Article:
Letters Extra: Land-bank reform critical

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City Council President Darrell Clarke, left, and Councilperson Maria-Quinones Sanchez reched a deal on the land bank. (Staff photos)

As City Council negotiates the final details around a Philadelphia Land Bank ("Philadelphia Could Make History With Land Bank Plan," Nov. 25th), it's important they stay focused on a key goal of this historic reform: transforming our vacant and blighted properties into opportunities for jobs and economic growth.

Philadelphia's 93,000 small businesses are important drivers of our economy, providing over half of private sector jobs. But our current broken land acquisition and development process stands in the way of the start-up, prosperity, and expansion of these important stakeholders. Right now, a business owner who wants to transform a vacant property is encountering bureaucratic barriers at every step. Those barriers send a message that private investment is not welcome here.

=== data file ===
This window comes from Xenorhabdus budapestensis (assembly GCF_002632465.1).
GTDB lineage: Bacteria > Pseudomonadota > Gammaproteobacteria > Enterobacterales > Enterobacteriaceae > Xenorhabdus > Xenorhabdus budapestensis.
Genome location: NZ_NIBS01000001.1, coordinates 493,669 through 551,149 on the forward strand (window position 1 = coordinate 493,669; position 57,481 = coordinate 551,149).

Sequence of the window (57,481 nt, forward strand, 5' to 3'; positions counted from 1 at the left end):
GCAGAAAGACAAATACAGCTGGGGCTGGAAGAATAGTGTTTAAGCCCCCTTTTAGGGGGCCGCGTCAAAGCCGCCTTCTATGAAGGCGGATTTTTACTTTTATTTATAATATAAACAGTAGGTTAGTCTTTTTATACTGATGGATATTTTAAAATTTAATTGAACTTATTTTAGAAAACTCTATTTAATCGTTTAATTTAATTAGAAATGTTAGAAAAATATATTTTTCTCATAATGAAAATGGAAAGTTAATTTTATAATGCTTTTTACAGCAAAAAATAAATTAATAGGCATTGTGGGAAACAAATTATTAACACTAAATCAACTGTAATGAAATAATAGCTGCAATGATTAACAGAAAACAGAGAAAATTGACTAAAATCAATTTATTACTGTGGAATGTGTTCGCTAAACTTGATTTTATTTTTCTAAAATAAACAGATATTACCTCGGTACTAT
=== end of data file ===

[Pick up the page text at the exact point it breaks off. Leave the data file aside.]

Despite the deterrents, the 400 business members of the Sustainable Business Network have made significant investments in Philadelphia, and their work is paying off. Our city is growing a unique local business culture, and new sustainable businesses are attracting private capital and providing jobs.

We need our city's leadership to take us to the next level of our economic future now, and City Council has no choice but to get this right the first time.

So as City Council deliberates over the final version of the legislation, we implore them not to take their eyes off of the prize - a Land Bank that welcomes private investment in Philadelphia because it is effective, transparent and accountable.

Jamie Gauthier, executive director, Sustainable Business Network, Philadelphia, jamie@sbnphiladelphia.org 

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